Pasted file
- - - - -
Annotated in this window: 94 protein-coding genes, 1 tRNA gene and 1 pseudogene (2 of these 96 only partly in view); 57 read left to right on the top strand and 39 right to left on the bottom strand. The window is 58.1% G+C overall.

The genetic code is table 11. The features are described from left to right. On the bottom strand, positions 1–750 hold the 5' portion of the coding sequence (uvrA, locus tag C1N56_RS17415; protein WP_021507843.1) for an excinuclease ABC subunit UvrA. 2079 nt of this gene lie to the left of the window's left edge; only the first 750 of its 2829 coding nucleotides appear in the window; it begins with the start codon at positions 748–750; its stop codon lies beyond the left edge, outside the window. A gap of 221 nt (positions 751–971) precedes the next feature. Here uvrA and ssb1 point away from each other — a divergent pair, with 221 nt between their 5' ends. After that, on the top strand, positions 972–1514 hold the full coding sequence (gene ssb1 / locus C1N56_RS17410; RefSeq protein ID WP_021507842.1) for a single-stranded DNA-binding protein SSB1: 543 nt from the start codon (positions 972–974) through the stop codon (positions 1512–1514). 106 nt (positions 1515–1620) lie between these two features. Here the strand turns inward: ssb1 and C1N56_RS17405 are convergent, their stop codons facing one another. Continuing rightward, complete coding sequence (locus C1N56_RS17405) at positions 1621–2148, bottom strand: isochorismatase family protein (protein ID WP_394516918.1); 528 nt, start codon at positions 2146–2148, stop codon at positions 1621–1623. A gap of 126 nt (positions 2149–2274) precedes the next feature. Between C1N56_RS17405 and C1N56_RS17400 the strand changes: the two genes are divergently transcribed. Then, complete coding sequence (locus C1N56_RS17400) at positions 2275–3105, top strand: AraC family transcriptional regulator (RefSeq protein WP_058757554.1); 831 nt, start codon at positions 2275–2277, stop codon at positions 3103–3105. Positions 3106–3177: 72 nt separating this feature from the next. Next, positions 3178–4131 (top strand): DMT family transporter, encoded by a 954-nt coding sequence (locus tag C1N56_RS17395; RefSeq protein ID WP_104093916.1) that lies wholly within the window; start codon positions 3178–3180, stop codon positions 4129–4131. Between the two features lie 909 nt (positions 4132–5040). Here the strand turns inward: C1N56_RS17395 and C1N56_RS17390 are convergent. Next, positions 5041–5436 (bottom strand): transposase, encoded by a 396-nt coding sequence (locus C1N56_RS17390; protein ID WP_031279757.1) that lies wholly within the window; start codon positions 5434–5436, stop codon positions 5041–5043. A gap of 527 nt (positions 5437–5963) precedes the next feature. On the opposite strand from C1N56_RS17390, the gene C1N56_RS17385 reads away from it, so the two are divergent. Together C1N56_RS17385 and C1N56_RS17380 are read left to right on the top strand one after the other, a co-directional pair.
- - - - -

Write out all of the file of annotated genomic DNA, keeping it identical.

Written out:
Annotated in this window: 94 protein-coding genes, 1 tRNA gene and 1 pseudogene (2 of these 96 only partly in view); 57 read left to right on the top strand and 39 right to left on the bottom strand. The window is 58.1% G+C overall.

The genetic code is table 11. The features are described from left to right. On the bottom strand, positions 1–750 hold the 5' portion of the coding sequence (uvrA, locus tag C1N56_RS17415; protein WP_021507843.1) for an excinuclease ABC subunit UvrA. 2079 nt of this gene lie to the left of the window's left edge; only the first 750 of its 2829 coding nucleotides appear in the window; it begins with the start codon at positions 748–750; its stop codon lies beyond the left edge, outside the window. A gap of 221 nt (positions 751–971) precedes the next feature. Here uvrA and ssb1 point away from each other — a divergent pair, with 221 nt between their 5' ends. After that, on the top strand, positions 972–1514 hold the full coding sequence (gene ssb1 / locus C1N56_RS17410; RefSeq protein ID WP_021507842.1) for a single-stranded DNA-binding protein SSB1: 543 nt from the start codon (positions 972–974) through the stop codon (positions 1512–1514). 106 nt (positions 1515–1620) lie between these two features. Here the strand turns inward: ssb1 and C1N56_RS17405 are convergent, their stop codons facing one another. Continuing rightward, complete coding sequence (locus C1N56_RS17405) at positions 1621–2148, bottom strand: isochorismatase family protein (protein ID WP_394516918.1); 528 nt, start codon at positions 2146–2148, stop codon at positions 1621–1623. A gap of 126 nt (positions 2149–2274) precedes the next feature. Between C1N56_RS17405 and C1N56_RS17400 the strand changes: the two genes are divergently transcribed. Then, complete coding sequence (locus C1N56_RS17400) at positions 2275–3105, top strand: AraC family transcriptional regulator (RefSeq protein WP_058757554.1); 831 nt, start codon at positions 2275–2277, stop codon at positions 3103–3105. Positions 3106–3177: 72 nt separating this feature from the next. Next, positions 3178–4131 (top strand): DMT family transporter, encoded by a 954-nt coding sequence (locus tag C1N56_RS17395; RefSeq protein ID WP_104093916.1) that lies wholly within the window; start codon positions 3178–3180, stop codon positions 4129–4131. Between the two features lie 909 nt (positions 4132–5040). Here the strand turns inward: C1N56_RS17395 and C1N56_RS17390 are convergent. Next, positions 5041–5436 (bottom strand): transposase, encoded by a 396-nt coding sequence (locus C1N56_RS17390; protein ID WP_031279757.1) that lies wholly within the window; start codon positions 5434–5436, stop codon positions 5041–5043. A gap of 527 nt (positions 5437–5963) precedes the next feature. On the opposite strand from C1N56_RS17390, the gene C1N56_RS17385 reads away from it, so the two are divergent. Together C1N56_RS17385 and C1N56_RS17380 are read left to right on the top strand one after the other, a co-directional pair.